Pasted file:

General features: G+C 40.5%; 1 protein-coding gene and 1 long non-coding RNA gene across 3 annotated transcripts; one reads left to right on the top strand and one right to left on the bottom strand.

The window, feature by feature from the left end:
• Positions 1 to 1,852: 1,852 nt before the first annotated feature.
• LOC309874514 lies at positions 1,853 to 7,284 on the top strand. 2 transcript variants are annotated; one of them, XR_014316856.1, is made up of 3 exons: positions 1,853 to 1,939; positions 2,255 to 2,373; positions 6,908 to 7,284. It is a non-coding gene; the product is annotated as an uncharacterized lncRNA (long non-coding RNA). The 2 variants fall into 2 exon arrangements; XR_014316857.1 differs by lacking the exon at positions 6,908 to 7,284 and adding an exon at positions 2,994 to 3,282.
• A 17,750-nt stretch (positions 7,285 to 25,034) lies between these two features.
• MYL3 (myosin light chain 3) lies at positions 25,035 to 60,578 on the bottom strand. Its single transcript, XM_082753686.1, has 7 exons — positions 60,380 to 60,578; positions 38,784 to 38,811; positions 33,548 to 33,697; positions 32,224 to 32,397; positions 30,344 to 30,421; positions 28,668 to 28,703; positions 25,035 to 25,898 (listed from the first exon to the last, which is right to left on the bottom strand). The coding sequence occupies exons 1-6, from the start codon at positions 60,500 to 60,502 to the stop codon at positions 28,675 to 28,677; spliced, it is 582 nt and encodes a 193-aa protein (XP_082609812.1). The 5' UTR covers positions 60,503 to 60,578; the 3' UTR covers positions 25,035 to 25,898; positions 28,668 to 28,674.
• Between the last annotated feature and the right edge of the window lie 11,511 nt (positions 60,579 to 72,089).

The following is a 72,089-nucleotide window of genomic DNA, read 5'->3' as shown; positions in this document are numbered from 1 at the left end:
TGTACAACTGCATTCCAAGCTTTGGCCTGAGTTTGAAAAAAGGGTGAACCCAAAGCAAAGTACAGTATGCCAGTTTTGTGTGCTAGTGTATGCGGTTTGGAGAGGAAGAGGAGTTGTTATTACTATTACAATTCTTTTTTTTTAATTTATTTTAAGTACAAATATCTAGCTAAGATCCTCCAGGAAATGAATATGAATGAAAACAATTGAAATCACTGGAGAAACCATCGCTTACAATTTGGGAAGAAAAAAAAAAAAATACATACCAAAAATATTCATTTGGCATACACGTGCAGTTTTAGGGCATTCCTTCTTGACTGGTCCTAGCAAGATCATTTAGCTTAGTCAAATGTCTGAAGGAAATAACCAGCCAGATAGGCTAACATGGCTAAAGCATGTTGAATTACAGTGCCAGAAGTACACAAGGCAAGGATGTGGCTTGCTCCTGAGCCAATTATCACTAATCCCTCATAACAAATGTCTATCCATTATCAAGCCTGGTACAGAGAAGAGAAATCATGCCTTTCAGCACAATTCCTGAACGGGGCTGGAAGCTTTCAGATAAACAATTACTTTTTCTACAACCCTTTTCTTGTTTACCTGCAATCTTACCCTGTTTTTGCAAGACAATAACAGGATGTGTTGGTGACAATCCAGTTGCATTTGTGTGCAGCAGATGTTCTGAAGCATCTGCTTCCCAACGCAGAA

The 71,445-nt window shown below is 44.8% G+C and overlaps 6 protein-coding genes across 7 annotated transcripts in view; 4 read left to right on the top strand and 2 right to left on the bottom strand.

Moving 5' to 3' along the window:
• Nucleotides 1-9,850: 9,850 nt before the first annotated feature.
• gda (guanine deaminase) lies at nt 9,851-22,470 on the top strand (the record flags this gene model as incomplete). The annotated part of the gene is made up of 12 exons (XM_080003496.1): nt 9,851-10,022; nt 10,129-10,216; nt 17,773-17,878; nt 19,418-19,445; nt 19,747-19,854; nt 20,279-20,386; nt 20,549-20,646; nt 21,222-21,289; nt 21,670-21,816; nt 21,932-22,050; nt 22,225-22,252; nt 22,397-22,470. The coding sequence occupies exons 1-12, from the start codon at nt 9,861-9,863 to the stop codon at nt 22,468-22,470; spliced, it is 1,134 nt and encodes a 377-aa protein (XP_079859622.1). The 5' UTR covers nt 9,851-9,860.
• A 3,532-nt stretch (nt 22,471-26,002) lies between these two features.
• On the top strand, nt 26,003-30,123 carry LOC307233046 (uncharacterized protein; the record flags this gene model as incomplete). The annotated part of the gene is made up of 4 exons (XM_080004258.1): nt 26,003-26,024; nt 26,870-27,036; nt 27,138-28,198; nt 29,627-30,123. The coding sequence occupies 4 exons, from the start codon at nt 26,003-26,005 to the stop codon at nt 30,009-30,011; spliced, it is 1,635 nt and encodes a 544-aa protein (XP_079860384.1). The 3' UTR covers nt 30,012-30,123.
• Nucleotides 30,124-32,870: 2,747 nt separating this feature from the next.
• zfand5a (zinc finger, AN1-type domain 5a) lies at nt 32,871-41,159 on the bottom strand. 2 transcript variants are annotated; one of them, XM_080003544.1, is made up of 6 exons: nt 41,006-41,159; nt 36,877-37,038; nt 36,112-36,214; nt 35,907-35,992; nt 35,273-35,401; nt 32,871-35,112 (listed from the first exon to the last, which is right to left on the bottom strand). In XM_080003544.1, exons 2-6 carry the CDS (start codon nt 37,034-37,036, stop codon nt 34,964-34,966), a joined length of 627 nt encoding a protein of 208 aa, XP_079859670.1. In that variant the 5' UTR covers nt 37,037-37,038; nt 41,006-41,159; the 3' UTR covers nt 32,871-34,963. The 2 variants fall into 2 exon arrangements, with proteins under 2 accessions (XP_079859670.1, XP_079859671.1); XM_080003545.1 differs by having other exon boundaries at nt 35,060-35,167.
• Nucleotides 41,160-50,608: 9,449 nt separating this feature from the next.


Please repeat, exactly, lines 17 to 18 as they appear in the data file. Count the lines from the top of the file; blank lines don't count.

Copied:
• zfand5a (zinc finger, AN1-type domain 5a) lies at nt 32,871-41,159 on the bottom strand. 2 transcript variants are annotated; one of them, XM_080003544.1, is made up of 6 exons: nt 41,006-41,159; nt 36,877-37,038; nt 36,112-36,214; nt 35,907-35,992; nt 35,273-35,401; nt 32,871-35,112 (listed from the first exon to the last, which is right to left on the bottom strand). In XM_080003544.1, exons 2-6 carry the CDS (start codon nt 37,034-37,036, stop codon nt 34,964-34,966), a joined length of 627 nt encoding a protein of 208 aa, XP_079859670.1. In that variant the 5' UTR covers nt 37,037-37,038; nt 41,006-41,159; the 3' UTR covers nt 32,871-34,963. The 2 variants fall into 2 exon arrangements, with proteins under 2 accessions (XP_079859670.1, XP_079859671.1); XM_080003545.1 differs by having other exon boundaries at nt 35,060-35,167.
• Nucleotides 41,160-50,608: 9,449 nt separating this feature from the next.